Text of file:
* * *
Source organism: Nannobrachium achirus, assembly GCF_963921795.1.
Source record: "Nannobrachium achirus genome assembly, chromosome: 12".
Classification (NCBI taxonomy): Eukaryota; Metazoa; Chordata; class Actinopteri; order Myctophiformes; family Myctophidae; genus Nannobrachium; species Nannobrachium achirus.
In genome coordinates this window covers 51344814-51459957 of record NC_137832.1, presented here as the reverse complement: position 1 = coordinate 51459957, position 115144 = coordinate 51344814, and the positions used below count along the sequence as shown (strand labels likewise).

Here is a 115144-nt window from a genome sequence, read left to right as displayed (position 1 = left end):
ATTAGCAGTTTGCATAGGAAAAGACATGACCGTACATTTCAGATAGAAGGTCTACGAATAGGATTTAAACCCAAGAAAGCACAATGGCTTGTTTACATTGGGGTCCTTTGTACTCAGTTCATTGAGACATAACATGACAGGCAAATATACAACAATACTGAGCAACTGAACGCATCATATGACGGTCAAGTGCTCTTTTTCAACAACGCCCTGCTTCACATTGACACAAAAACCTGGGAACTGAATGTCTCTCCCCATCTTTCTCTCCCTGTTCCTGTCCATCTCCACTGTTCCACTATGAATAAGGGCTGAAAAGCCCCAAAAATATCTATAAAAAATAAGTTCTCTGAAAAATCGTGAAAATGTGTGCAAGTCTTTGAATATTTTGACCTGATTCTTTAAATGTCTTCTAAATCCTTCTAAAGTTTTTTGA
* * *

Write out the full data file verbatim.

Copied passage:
Source organism: Nannobrachium achirus, assembly GCF_963921795.1.
Source record: "Nannobrachium achirus genome assembly, chromosome: 12".
Classification (NCBI taxonomy): Eukaryota; Metazoa; Chordata; class Actinopteri; order Myctophiformes; family Myctophidae; genus Nannobrachium; species Nannobrachium achirus.
In genome coordinates this window covers 51344814-51459957 of record NC_137832.1, presented here as the reverse complement: position 1 = coordinate 51459957, position 115144 = coordinate 51344814, and the positions used below count along the sequence as shown (strand labels likewise).

Here is a 115144-nt window from a genome sequence, read left to right as displayed (position 1 = left end):
ATTAGCAGTTTGCATAGGAAAAGACATGACCGTACATTTCAGATAGAAGGTCTACGAATAGGATTTAAACCCAAGAAAGCACAATGGCTTGTTTACATTGGGGTCCTTTGTACTCAGTTCATTGAGACATAACATGACAGGCAAATATACAACAATACTGAGCAACTGAACGCATCATATGACGGTCAAGTGCTCTTTTTCAACAACGCCCTGCTTCACATTGACACAAAAACCTGGGAACTGAATGTCTCTCCCCATCTTTCTCTCCCTGTTCCTGTCCATCTCCACTGTTCCACTATGAATAAGGGCTGAAAAGCCCCAAAAATATCTATAAAAAATAAGTTCTCTGAAAAATCGTGAAAATGTGTGCAAGTCTTTGAATATTTTGACCTGATTCTTTAAATGTCTTCTAAATCCTTCTAAAGTTTTTTGA